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An Imperial Oil refinery

Sean Kilpatrick

Peak oil may have arrived in the developed world - but for the consumption of crude, rather than its production.

The recession has crushed demand across the globe, the Organization of Petroleum Exporting Countries said yesterday. It does not expect demand for production to return to pre-recession levels until 2013.

Consumption in the developed world will remain stagnant for many years to come, OPEC said, even as many economists believe the wealthy world's seemingly insatiable demand for oil may well have peaked permanently.

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The weaker-than-expected demand should help keep a lid on crude prices, and could undermine the viability of some oil sands projects, said energy economist Peter Tertzakian, of Calgary-based ARC Financial Corp.

He expects prices to remain between $60 (U.S.) a barrel and $100 for the foreseeable future, as any substantial increase in price would put more downward pressure on demand.

"That [price]will be enough for some oil sands projects, but not all the ones being touted just a year ago," Mr. Tertzakian said.

Many oil sands producers, however, remain confident that, in the longer term, prices will justify continued investment.

Chris Bloomer, chief operating officer at Petrobank Energy and Resources Ltd., said the drop in oil exploration spending is severe enough that falling supply will likely soon outpace suppressed demand.

"Globally, there's going to be an underinvestment in development for the near-term, for sure," he said. "With the decline rates on existing production of, say, 7 to 9 per cent a year, you've got to replace millions of barrels of oil production a year. And if you're underinvesting, the supply curve is going to cross over with the demand curve fairly soon."

Indeed, OPEC said in its annual World Oil Outlook that its members would be scaling back investment further because they already have considerable spare capacity, estimated at seven million barrels a day.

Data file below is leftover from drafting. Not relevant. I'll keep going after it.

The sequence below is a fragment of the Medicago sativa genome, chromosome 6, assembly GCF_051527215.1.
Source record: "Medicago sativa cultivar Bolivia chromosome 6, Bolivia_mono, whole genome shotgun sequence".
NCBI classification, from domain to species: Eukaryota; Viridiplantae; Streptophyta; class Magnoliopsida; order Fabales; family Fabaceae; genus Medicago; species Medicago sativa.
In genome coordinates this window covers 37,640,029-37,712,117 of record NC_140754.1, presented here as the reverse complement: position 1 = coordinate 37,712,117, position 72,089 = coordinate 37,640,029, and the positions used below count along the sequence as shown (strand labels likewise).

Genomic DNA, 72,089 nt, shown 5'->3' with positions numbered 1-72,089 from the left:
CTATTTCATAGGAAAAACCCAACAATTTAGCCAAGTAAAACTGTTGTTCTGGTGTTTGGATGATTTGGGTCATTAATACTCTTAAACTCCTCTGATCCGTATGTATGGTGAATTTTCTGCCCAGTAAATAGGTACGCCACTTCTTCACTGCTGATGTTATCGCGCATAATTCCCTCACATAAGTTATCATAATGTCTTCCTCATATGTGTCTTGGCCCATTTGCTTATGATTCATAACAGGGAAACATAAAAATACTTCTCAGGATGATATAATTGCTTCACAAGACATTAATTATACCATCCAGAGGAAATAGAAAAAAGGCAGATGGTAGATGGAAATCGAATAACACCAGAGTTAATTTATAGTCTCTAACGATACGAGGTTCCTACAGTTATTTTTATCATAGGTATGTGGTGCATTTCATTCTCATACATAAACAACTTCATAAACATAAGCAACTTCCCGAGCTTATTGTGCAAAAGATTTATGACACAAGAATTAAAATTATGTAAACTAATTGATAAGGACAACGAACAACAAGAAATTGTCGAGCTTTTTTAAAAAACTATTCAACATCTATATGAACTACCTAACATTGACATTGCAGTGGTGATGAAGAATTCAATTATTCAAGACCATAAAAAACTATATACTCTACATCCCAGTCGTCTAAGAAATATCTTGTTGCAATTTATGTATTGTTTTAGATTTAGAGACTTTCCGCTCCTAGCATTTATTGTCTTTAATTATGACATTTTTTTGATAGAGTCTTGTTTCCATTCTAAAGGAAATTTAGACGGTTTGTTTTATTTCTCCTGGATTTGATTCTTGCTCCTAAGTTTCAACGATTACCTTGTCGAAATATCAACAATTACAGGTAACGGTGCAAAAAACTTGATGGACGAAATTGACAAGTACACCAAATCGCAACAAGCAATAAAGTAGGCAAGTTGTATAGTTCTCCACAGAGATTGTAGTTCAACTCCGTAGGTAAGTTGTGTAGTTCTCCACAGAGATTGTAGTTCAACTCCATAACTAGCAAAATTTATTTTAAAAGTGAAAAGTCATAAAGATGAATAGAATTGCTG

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While the developed world has focused on supply concerns, the cartel has long warned about "security of demand," particularly as the United States and Europe adopted policies to reduce consumption through better fuel efficiency for automobiles and increased biofuel production.

In 2008, the world consumed 85.6 million barrels a day of crude, with OPEC supplying 31 million barrels.

By 2013, global demand should reach 87.9 million barrels but OPEC's share of the market is expected to slip as it reins in production to keep prices from collapsing.

For the developed world, crude consumption peaked at 47.5 million barrels a day in 2008 and is expected to fall to 45.5 million barrels next year. By 2030, it forecasts that demand in Organization for Economic Co-operation and Development countries will be 43.4 million barrels a day.

The combination of weaker economic growth, little increase in population and environmental concerns are combining to keep a lid on oil use in Europe, North America, Japan and South Korea.

Mr. Tertzakian cited another trend, "virtualization," where people turn to video-conferencing and Internet communications rather than the expense and hassle of business travel or long commutes.

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"I believe that oil demand has peaked in the wealthy world, and even when the economy recovers on this side of the world, it is not a given oil demand is going to recover," the Calgary economist said.

OPEC said rising demand in developing countries will eventually drive growth in the overall global crude market.

"We have this recession and the financial crisis going on so this has really affected demand," OPEC secretary-general Abdullah al-Badri told a news conference in Vienna.

With files from reporter Nathan Vanderklippe in Calgary and Reuters

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About the Author
Global Energy Reporter

Shawn McCarthy is an Ottawa-based, national business correspondent for The Globe and Mail, covering a global energy beat. He writes on various aspects of the international energy industry, from oil and gas production and refining, to the development of new technologies, to the business implications of climate-change regulations. More

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